Turning great ideas into healthier communities


75 for 75

April 24, 2018

This year, the UC Berkeley School of Public Health celebrates its 75th anniversary. Over that span, UC Berkeley’s School of Public Health (SPH) has contributed important research that has shaped the field and practice of public health, stewarded some of our most influential public health scholars through its health programs, and created better health here in the Bay Area and around the world. 


As part of its celebration of this milestone anniversary, Berkeley is honoring 75 of its most influential public health alumni over its history, all of whom have made enormous contributions to public health. Many of PHI’s partners, allies and collaborators were honored in this group of 75, and we send deeply deserved congratulations to each of them for their recognition.  


Seven of PHI’s current and former staff and board members were also among this group, including PHI’s CEO and President, Mary A. Pittman. We'd like to share some of their contributions with you, and thank UC Berkeley SPH for shepherding them through their doors and launching them on their path to making the world a better, healthier and more equitable place for all of us.


Congratulations to UC Berkeley School of Public Health, all of its alumni, and each of the 75 honorees! 



Dr. Pittman is a nationally recognized leader in improving community health, addressing health inequities and promoting prevention and quality of care. Her significant experience in both public health and health care settings has made her an expert and adviser in the field of population health, and a leader in efforts to re-vision how diverse stakeholders can work together to build healthier people, stronger hospitals and more strategic investments.

Mary Pittman, President and CEO, Public Health Institute

Mary A. Pittman, DrPH, is chief executive officer and president of the Oakland-based Public Health Institute (PHI), one of the country’s largest and oldest non-profit public health organizations. Under her leadership, PHI has expanded their global portfolio, increased their policy and advocacy work, expanded their research portfolio and launched a Population Health Innovation Lab. During her tenure, PHI was twice recognized as one of the 50 best nonprofit places to work in the nation. She is a member of the HHS Secretary’s Advisory Committee on National Health Promotion & Disease Prevention Objectives for 2030 and the National Academy of Sciences Roundtable on Population Health Improvement. She chairs the National Network of Public Health Institutes, and serves on the board of groups including the UC Berkeley School of Public Health Dean’s Advisory, Loma Linda University, Institute for Health Policy and Leadership Advisory Council and Charles Drew University, College of Medicine, Dean’s Advisory Council. Before joining PHI, Pittman headed the Health Research and Educational Trust, an affiliate of the American Hospital Association, from 1993 to 2007. Previously, she was president and CEO of the California Association of Public Hospitals and a director of the San Francisco Department of Public Health. Pittman has authored numerous peer-reviewed articles in scientific journals and two books. She is chair of the board for the National Network of Public Health Institutes. Pittman also serves on boards and committees including the University of California (UC) Center for Collaborative Research for an Equitable California, Advancing the Movement Advisory Council, Robert Wood Johnson Foundation Culture of Health Prize Advisory Group and the Build Healthy Places Network National Advisory Council. She received her doctorate from the University of California, Berkeley, and master’s degrees from UC Berkeley in public health and city and regional planning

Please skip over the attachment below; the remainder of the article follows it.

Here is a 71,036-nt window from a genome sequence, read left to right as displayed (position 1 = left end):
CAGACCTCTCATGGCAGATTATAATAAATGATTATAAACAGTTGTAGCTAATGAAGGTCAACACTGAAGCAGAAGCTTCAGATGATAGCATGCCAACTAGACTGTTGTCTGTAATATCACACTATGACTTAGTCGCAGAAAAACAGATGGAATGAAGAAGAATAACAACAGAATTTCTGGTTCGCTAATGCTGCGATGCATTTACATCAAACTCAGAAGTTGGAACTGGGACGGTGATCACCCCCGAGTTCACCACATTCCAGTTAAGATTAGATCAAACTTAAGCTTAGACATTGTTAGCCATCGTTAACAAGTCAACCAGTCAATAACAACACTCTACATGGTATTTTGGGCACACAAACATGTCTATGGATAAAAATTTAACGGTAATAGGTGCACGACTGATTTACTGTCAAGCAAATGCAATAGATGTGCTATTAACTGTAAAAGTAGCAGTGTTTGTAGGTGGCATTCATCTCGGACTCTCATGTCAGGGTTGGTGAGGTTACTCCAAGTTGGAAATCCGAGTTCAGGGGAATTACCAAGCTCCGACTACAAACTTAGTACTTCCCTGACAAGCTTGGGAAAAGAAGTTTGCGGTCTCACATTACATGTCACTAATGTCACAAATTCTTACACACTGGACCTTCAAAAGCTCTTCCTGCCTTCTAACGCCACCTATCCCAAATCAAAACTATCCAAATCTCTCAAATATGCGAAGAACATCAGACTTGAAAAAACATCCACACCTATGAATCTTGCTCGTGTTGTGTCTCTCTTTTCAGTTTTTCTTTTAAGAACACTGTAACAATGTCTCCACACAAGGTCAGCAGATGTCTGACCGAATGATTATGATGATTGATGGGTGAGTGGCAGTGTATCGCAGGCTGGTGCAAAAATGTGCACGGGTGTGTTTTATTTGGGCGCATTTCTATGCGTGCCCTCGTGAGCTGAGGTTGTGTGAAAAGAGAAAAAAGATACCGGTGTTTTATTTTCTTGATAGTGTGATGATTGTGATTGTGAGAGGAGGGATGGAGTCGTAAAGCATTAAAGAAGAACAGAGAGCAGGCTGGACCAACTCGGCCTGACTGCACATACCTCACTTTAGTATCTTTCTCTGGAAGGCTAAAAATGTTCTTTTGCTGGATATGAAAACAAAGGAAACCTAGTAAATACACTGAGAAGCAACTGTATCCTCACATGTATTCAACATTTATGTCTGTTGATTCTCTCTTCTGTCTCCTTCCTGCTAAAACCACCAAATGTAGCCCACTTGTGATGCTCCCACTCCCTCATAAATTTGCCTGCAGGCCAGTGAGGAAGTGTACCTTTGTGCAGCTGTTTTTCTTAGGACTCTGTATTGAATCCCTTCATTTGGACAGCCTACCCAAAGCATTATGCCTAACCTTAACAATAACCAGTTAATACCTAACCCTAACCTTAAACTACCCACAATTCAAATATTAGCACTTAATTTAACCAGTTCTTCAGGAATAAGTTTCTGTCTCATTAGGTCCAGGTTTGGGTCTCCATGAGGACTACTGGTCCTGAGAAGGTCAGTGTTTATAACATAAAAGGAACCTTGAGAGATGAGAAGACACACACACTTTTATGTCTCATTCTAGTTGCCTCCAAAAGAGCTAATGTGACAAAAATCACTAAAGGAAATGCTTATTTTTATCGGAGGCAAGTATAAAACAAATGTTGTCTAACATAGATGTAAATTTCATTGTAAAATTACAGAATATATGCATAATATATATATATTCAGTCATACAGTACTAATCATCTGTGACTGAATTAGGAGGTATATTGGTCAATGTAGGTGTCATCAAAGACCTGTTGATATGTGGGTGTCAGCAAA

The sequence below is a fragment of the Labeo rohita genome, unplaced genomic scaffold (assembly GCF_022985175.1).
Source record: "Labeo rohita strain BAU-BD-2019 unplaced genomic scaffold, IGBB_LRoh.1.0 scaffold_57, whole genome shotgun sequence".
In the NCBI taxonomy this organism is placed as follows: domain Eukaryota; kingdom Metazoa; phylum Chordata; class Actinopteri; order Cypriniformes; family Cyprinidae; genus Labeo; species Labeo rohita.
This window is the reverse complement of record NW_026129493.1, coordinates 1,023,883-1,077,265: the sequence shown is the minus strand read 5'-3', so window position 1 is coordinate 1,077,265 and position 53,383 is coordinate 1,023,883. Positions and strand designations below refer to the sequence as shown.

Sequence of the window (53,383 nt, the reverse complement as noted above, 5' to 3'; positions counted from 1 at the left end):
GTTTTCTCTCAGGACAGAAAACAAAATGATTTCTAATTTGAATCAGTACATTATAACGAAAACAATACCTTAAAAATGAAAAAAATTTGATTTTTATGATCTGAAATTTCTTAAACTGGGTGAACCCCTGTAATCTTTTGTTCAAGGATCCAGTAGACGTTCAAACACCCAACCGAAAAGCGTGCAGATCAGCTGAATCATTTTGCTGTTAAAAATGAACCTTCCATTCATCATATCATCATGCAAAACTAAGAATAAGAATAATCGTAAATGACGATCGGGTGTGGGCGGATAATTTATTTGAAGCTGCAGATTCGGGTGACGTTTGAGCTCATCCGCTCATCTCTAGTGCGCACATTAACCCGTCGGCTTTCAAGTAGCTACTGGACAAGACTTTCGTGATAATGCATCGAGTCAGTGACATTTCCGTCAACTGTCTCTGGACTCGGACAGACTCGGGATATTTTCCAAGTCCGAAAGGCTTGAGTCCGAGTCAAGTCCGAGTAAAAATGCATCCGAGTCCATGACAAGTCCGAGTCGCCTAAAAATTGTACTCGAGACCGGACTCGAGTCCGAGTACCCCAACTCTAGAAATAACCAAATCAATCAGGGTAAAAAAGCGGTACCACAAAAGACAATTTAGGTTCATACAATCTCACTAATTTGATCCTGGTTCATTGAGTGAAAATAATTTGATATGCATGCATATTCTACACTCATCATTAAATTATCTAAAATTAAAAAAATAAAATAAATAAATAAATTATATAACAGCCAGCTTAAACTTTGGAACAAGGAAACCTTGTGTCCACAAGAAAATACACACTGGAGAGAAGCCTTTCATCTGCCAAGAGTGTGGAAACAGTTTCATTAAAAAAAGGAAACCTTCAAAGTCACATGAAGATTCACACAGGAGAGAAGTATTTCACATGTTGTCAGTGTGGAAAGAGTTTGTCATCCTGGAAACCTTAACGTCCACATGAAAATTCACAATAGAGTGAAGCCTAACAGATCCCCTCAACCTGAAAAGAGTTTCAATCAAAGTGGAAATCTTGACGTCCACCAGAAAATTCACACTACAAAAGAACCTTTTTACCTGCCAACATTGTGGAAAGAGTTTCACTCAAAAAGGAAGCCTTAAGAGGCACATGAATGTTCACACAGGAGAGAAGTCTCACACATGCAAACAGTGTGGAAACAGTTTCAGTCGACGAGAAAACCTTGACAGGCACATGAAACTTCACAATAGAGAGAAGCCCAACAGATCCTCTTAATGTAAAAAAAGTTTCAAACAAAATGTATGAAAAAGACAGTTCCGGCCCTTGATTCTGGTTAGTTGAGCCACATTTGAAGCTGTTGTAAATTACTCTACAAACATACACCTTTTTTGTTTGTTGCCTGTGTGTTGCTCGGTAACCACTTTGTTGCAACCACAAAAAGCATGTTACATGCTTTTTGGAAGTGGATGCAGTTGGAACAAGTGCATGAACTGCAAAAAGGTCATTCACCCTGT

For 25 years, Dr. Dorfman has led an amazing team that has studied the news on public health and trained thousands of advocates who are changing public health policy all over the country.


Lori Dorfman, DrPH, was BMSG's first associate director in 1993 and became director in 1998. She earned her doctorate in 1994 from the University of California, Berkeley, School of Public Health, where she studied how television news frames health issues. Dorfman oversees BMSG's research, media advocacy training, strategic consultation, and education for journalists and consults with programs across the U.S. on a variety of public health issues, helping them apply the principles of media advocacy. Her research examines media portrayals of public health issues, including children's health, food and beverage marketing, nutrition, breastfeeding, violence, and alcohol, tobacco and other drugs. She co-authored the major texts on media advocacy: Media Advocacy and Public Health: Power for Prevention and News for a Change: An Advocate's Guide to Working with the Media; she edited Reporting on Violence: A Handbook for Journalists, which encourages journalists to include a public health perspective in violence reporting and led an interdisciplinary team that conducted workshops on violence reporting for newspapers and local TV news stations. She teaches a course on mass communication at the University of California, Berkeley, School of Public Health. Dorfman co-chairs the Food Marketing Workgroup, a national coalition dedicated to eliminating harmful food marketing.



In 2014, Paul and his team at Tracking CA released a report revealing that over a half million schoolchildren in CA go to school where agricultural pesticides of public health concern are applied within a quarter mile of the school boundary.  Subsequent to the report’s release, the CA Dept of Pesticide Regulation released new regulations restricting the use of certain agricultural pesticides near schools and day care centers. The Tracking CA team, along with community partners and the University of Washington, created the largest community air monitoring network in the U.S. in Imperial County, CA, which was influential in the 2017 passage of AB 617, which requires local air quality districts to work with communities to conduct local air monitoring.